"From this time forth Joseph continued to receive instructions from time to time, and every evening we gathered our children together and gave our time up to the discussion of those things which he instructed to us. I think that we presented the most peculiar aspect of any family that ever lived upon the earth, all seated in a circle, father, mother, sons, and daughters, listening in breathless anxiety to the religious teachings of a boy eighteen years of age. . . . In the course of our evening conversations, Joseph gave us some of the most [interesting] recitals which could be imagined. He would describe the ancient inhabitants of this continent, their dress, their manner of traveling, the animals which they rode, the cities that they built, and the structure of their buildings with every particular, their mode of warfare, and their religious worship as specifically as though he had spent his life with them."(3)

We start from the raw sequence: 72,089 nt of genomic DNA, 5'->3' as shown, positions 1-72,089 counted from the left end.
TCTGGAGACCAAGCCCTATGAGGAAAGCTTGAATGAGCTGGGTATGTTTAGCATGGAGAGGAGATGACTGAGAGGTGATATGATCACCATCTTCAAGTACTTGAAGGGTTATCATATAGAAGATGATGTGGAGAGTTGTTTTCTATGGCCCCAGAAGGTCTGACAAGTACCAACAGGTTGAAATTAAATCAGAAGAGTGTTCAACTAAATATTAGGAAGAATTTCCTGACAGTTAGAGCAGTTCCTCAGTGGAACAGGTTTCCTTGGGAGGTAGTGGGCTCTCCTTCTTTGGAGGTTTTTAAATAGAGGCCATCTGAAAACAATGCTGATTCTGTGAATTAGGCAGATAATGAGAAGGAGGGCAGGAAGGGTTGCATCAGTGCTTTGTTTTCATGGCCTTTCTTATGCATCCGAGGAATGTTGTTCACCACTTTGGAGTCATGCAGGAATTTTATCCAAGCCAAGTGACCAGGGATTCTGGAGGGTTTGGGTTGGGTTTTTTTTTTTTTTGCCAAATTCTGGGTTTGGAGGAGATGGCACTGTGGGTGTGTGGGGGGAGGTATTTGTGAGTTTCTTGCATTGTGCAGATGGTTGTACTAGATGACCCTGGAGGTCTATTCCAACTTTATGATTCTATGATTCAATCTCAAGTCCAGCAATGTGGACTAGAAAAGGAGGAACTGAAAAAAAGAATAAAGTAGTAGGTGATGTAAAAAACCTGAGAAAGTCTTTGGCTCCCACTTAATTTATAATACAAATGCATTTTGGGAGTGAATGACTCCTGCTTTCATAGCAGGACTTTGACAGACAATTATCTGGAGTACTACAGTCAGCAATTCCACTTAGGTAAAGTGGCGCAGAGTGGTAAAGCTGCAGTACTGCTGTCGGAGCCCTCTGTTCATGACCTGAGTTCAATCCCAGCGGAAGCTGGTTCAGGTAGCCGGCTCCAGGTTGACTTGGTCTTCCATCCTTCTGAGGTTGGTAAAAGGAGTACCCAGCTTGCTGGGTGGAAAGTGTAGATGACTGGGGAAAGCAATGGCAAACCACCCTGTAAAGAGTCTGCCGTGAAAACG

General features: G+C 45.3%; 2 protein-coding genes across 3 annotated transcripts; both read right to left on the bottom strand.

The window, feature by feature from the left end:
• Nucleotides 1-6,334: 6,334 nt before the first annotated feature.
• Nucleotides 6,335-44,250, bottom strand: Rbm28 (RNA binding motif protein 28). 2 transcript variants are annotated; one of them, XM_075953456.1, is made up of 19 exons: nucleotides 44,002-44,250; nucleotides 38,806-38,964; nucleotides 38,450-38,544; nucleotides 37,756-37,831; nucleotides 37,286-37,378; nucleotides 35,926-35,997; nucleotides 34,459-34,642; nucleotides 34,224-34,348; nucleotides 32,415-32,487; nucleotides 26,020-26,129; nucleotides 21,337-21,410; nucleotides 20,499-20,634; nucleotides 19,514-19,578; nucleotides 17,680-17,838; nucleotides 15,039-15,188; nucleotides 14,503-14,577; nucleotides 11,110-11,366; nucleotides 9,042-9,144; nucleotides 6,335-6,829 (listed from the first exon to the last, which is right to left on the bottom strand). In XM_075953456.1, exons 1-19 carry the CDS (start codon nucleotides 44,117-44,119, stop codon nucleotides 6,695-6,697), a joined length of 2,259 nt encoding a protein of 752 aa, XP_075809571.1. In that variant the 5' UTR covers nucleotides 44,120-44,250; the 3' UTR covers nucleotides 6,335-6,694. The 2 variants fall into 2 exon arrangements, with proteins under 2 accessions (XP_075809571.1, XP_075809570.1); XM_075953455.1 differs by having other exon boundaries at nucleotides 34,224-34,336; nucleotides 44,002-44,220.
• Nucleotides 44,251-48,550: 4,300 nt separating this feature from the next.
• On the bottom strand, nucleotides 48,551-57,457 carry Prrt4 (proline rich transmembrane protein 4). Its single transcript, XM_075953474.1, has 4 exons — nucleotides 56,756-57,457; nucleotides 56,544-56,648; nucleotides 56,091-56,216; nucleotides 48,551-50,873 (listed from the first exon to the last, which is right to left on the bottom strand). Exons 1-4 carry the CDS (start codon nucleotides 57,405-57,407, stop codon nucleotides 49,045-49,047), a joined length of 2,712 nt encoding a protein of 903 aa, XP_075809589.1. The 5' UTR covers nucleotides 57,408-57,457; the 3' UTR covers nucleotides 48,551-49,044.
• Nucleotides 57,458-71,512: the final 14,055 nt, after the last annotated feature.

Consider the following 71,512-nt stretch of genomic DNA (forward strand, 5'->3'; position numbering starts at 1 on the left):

Thus Joseph Smith learned by communications from heaven, from time to time, of past cultures, leaders, and governments. Two years later, while translating the Book of Mormon, Joseph learned in greater detail about ancient political philosophies and gained inspired insights into government affairs and organization. Book of Mormon authors recorded warnings about how and why kings inevitably turn into tyrants and dictators (see 2 Nephi 5:18; Mosiah 23:7-9; 29:13, 16-24, 35-36; Alma 46:9), and that the Lord would not suffer kings to reign on the American continent (see 2 Nephi 10:11).